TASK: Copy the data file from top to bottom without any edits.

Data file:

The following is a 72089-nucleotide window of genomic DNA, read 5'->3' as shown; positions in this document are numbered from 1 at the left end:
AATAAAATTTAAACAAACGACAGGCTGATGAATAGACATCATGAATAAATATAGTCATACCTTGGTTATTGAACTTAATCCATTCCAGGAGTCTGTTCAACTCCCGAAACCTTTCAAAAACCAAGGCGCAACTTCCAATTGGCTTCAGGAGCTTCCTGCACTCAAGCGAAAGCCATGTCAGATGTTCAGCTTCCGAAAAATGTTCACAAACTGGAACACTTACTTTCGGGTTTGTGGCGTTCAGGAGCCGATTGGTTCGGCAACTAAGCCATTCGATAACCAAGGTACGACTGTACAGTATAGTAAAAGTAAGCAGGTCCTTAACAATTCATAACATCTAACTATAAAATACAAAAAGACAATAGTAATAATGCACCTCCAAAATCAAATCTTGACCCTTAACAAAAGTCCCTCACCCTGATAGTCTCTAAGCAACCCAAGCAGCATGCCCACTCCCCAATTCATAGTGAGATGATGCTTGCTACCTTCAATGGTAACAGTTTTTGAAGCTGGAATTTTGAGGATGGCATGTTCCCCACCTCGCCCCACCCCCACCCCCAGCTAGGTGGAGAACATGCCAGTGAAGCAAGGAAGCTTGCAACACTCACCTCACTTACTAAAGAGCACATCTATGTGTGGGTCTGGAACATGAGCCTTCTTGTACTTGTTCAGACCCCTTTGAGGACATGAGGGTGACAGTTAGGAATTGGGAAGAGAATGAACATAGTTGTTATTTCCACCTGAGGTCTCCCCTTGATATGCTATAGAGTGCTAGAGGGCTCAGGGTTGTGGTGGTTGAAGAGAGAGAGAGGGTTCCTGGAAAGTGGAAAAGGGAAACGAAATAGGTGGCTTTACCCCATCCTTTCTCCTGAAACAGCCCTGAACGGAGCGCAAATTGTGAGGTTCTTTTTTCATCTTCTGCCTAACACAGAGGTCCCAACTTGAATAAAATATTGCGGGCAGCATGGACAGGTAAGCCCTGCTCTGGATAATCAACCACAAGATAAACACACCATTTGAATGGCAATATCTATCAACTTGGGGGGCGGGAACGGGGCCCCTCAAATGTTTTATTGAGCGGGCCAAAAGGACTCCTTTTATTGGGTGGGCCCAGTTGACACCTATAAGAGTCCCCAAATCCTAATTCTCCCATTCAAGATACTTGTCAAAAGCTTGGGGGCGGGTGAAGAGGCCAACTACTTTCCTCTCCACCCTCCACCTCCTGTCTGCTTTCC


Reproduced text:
The following is a 72089-nucleotide window of genomic DNA, read 5'->3' as shown; positions in this document are numbered from 1 at the left end:
AATAAAATTTAAACAAACGACAGGCTGATGAATAGACATCATGAATAAATATAGTCATACCTTGGTTATTGAACTTAATCCATTCCAGGAGTCTGTTCAACTCCCGAAACCTTTCAAAAACCAAGGCGCAACTTCCAATTGGCTTCAGGAGCTTCCTGCACTCAAGCGAAAGCCATGTCAGATGTTCAGCTTCCGAAAAATGTTCACAAACTGGAACACTTACTTTCGGGTTTGTGGCGTTCAGGAGCCGATTGGTTCGGCAACTAAGCCATTCGATAACCAAGGTACGACTGTACAGTATAGTAAAAGTAAGCAGGTCCTTAACAATTCATAACATCTAACTATAAAATACAAAAAGACAATAGTAATAATGCACCTCCAAAATCAAATCTTGACCCTTAACAAAAGTCCCTCACCCTGATAGTCTCTAAGCAACCCAAGCAGCATGCCCACTCCCCAATTCATAGTGAGATGATGCTTGCTACCTTCAATGGTAACAGTTTTTGAAGCTGGAATTTTGAGGATGGCATGTTCCCCACCTCGCCCCACCCCCACCCCCAGCTAGGTGGAGAACATGCCAGTGAAGCAAGGAAGCTTGCAACACTCACCTCACTTACTAAAGAGCACATCTATGTGTGGGTCTGGAACATGAGCCTTCTTGTACTTGTTCAGACCCCTTTGAGGACATGAGGGTGACAGTTAGGAATTGGGAAGAGAATGAACATAGTTGTTATTTCCACCTGAGGTCTCCCCTTGATATGCTATAGAGTGCTAGAGGGCTCAGGGTTGTGGTGGTTGAAGAGAGAGAGAGGGTTCCTGGAAAGTGGAAAAGGGAAACGAAATAGGTGGCTTTACCCCATCCTTTCTCCTGAAACAGCCCTGAACGGAGCGCAAATTGTGAGGTTCTTTTTTCATCTTCTGCCTAACACAGAGGTCCCAACTTGAATAAAATATTGCGGGCAGCATGGACAGGTAAGCCCTGCTCTGGATAATCAACCACAAGATAAACACACCATTTGAATGGCAATATCTATCAACTTGGGGGGCGGGAACGGGGCCCCTCAAATGTTTTATTGAGCGGGCCAAAAGGACTCCTTTTATTGGGTGGGCCCAGTTGACACCTATAAGAGTCCCCAAATCCTAATTCTCCCATTCAAGATACTTGTCAAAAGCTTGGGGGCGGGTGAAGAGGCCAACTACTTTCCTCTCCACCCTCCACCTCCTGTCTGCTTTCC